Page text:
There is quite a bit here to stretch the adventure out from just Thornkeep, which is well and good because the six different dungeon levels are built for different PCs levels and when they may not be at the character level to enter the next part of the dungeon they could gain that XP outside the Keep or on its goblin-infested streets.
Yes, goblins are allowed on the streets of Thornkeep. This is almost like a mini Emerald Spire because it too has different levels (six) each designed by a Paizo veteran and powerhouse. Interestingly enough, for as closely tied as Ed Greenwood is to Dungeons & Dragons, he must sure like playing in the Pathfinder universe because he again designed a level for this. The Emerald Spire also shares the same regional space as Thornkeep. They’re both in the Echo Wood! Add to that I bought the flip-mats to make each dungeon level come to vivid life on the game table.
The Plan: Milk this one for all its worth. I wish it did mesh up better with the dungeon levels of the Emerald Spire so the PCs could jump back and forth between the two kick-ass adventure sites. There may be some way to still do that, but that would be a mega-super campaign of dungeon delving awesome! I will utilize every bit of this module when running it regardless.
Plunder & Peril
Levels: 4th to 7th
Why?: The Shackles. It’s pirate-infested islands and storm-filled seas made it the first region I feel for in Golarion. If you know me at all you know I have a thing for pirates and their vessels. I always get them onto the game table in some format. Interestingly enough this module is right at what I call “the sweet spot” when it comes to RPGs. My favorite level is 5th. The monsters the PCs get to face at that level really start to get good and the PCs themselves are still low in complexity game play wise so players aren’t bogged down with so many options and spells that things slow down and go off track.
The overall concept for this module is piratelicious. PCs are hired by a captain to join her on a treasure hunt for long lost legendary pirate treasure. It’s actually a series of three short adventures that form together into one longer adventure. It was designed to go along with the Skull & Shackles adventure path as an alternate entry point to that series at a higher level. It comes with a fold-out map that is the most detailed map of the Shackles to date.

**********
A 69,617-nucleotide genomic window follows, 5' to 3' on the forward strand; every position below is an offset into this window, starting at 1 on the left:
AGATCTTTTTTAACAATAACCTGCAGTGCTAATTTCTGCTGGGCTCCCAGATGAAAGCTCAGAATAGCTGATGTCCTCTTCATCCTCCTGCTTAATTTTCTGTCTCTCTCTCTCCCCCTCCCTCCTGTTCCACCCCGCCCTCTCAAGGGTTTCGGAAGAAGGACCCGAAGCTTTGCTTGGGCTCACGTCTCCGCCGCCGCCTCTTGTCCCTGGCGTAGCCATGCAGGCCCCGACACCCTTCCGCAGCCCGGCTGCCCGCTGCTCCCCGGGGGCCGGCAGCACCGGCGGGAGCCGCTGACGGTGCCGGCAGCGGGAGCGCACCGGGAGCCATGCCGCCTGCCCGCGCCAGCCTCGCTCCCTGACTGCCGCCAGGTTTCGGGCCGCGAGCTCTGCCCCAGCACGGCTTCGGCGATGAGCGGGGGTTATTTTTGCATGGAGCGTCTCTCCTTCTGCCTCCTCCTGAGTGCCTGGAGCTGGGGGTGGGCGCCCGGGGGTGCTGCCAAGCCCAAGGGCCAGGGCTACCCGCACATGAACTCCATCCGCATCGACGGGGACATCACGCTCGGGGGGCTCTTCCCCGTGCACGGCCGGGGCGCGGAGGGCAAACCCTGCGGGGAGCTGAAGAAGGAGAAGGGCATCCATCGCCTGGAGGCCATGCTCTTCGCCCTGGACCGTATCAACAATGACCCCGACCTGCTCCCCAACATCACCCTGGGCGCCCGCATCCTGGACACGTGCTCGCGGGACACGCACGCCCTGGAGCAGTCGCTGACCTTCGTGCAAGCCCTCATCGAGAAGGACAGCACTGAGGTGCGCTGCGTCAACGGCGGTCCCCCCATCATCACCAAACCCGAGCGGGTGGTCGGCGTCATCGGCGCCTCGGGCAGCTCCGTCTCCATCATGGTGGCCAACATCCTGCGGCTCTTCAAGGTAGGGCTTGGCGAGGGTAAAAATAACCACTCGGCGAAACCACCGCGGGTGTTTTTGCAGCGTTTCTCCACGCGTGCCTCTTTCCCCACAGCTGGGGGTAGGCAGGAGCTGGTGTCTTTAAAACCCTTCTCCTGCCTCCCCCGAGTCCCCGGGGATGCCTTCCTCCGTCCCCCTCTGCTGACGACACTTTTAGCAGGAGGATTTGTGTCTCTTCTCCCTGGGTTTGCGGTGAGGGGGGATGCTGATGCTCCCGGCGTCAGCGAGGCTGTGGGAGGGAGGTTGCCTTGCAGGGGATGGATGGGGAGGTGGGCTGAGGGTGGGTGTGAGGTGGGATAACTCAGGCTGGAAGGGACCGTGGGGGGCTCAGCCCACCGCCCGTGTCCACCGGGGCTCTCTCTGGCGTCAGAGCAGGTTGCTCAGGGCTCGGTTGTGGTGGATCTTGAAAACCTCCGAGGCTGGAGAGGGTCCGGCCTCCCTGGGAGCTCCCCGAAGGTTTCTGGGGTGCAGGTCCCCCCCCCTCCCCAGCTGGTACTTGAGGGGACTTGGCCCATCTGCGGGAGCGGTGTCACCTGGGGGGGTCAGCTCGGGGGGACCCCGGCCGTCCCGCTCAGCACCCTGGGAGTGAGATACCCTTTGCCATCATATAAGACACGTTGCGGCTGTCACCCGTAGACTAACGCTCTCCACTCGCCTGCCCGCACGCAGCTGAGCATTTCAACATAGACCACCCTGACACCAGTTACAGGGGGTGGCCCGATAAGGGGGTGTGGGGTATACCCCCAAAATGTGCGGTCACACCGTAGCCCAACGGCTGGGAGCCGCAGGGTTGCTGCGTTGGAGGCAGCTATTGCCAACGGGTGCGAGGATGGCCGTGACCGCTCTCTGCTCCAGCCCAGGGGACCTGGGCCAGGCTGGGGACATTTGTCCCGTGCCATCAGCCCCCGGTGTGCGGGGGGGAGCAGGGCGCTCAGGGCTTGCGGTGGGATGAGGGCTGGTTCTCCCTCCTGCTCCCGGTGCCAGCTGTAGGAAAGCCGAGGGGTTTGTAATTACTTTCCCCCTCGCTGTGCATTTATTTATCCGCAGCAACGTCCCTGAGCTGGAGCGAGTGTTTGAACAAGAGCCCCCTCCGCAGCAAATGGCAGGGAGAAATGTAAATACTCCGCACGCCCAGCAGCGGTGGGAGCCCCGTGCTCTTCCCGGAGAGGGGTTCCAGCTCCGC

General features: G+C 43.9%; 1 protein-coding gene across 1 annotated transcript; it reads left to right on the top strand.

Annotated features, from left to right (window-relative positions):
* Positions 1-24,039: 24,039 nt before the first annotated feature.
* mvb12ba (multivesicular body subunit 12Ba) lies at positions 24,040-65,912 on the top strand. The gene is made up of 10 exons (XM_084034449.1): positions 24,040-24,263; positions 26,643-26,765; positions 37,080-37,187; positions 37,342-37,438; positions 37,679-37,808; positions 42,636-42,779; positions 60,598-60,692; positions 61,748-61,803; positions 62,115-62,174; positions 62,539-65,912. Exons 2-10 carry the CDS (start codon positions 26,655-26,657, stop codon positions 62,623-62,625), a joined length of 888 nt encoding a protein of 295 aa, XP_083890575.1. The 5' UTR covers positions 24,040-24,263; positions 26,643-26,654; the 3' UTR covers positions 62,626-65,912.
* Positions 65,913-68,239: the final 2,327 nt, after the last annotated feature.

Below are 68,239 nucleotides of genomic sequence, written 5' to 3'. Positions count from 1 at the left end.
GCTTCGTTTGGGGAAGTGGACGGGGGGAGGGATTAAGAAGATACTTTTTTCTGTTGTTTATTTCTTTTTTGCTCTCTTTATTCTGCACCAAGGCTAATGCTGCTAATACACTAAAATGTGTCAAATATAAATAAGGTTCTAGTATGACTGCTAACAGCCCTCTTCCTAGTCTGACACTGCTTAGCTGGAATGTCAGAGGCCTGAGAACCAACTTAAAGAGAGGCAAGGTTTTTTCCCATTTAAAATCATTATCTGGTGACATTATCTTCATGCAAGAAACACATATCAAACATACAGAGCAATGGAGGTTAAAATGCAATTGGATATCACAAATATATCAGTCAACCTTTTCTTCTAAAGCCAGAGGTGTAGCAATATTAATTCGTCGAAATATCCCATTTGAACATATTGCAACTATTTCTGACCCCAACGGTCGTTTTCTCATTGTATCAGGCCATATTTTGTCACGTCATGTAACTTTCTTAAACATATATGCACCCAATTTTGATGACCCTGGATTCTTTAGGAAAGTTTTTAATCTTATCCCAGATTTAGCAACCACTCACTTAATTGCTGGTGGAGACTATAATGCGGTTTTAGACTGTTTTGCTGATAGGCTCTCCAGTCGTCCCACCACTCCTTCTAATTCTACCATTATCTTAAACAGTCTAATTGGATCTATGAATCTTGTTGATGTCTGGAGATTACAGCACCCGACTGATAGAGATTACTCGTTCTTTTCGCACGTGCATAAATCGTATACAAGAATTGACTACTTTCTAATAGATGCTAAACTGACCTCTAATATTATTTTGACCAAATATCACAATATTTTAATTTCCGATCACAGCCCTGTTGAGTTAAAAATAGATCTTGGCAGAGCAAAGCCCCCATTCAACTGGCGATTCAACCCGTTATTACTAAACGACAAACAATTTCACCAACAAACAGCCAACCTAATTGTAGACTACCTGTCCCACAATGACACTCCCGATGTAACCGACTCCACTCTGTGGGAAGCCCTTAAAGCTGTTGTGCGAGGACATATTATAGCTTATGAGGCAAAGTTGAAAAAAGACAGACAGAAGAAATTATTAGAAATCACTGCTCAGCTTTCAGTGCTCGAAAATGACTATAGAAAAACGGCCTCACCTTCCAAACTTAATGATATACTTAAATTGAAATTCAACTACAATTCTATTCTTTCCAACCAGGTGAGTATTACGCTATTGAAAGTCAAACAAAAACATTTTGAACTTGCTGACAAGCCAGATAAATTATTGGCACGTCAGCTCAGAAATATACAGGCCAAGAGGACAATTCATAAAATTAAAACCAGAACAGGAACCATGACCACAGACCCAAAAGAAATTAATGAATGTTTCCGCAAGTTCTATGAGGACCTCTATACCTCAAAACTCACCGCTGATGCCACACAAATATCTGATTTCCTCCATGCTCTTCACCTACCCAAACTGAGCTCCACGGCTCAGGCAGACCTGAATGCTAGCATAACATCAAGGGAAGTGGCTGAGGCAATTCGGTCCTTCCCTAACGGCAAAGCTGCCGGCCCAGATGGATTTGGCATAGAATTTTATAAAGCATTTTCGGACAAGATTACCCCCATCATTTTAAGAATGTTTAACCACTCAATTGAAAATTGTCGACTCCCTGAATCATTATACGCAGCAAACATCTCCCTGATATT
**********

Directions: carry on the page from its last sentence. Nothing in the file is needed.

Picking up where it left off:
The Plan: Sail the Shackles. If the Skull & Shackles adventure path seems like too much of a commitment, this is a compact way to experience some of what that path has to offer and to sail the same playground. If this WAS played before Skull & Shackles, the table would have a couple options. Using this as the start to Skull & Shackles would mean skipping the first two books in that path and starting with the third book at level 7. It would make the adventure a shorter endeavor. Another option would be to have the PCs who completed this module be “back-up” PCs should any death occur during the adventure itself. The characters could even become potential crew members for hire when it becomes appropriate in the game to do so.
Skull & Shackles Adventure Path
Levels: 1st to 13th
Why?: See above. This was the first AP I bought and initially the only one I wanted to run in any capacity. The PCs are pressed-ganged onto a ship and over the course of the path work their way up to becoming pirate captains and kings. The Shackles are sailed from one end to the next where they’ll explore port towns, hidden coves and lost ruins on tropical islands — just about every trope of the pirate genre is addressed.
Ship-to-ship combat and pursuits lead to boarding and capturing … and the booty. Each book in the path also offers lost treasures that can be hunted down in the Shackles as the PCs make their way through the island region. I have a solid collection of ship battlemaps so players wouldn’t see the shame ship decks and interiors repeated over and again.
The Plan: See above for an alternate way to start this adventure path. Although I don’t think the proper way to enter one of these is part way through, it’s an option I would take if it meant playing Skull & Shackles at all.
That’s that. Of course, this is still a ways off. There will most likely be a module or two to pop up that I’ll wish was on this list before we finish our current campaign and start one of the above.
But … we will … deal with that when it comes.
Anyways, I’ll be sure to announce what the choice ends up being. So place your bets.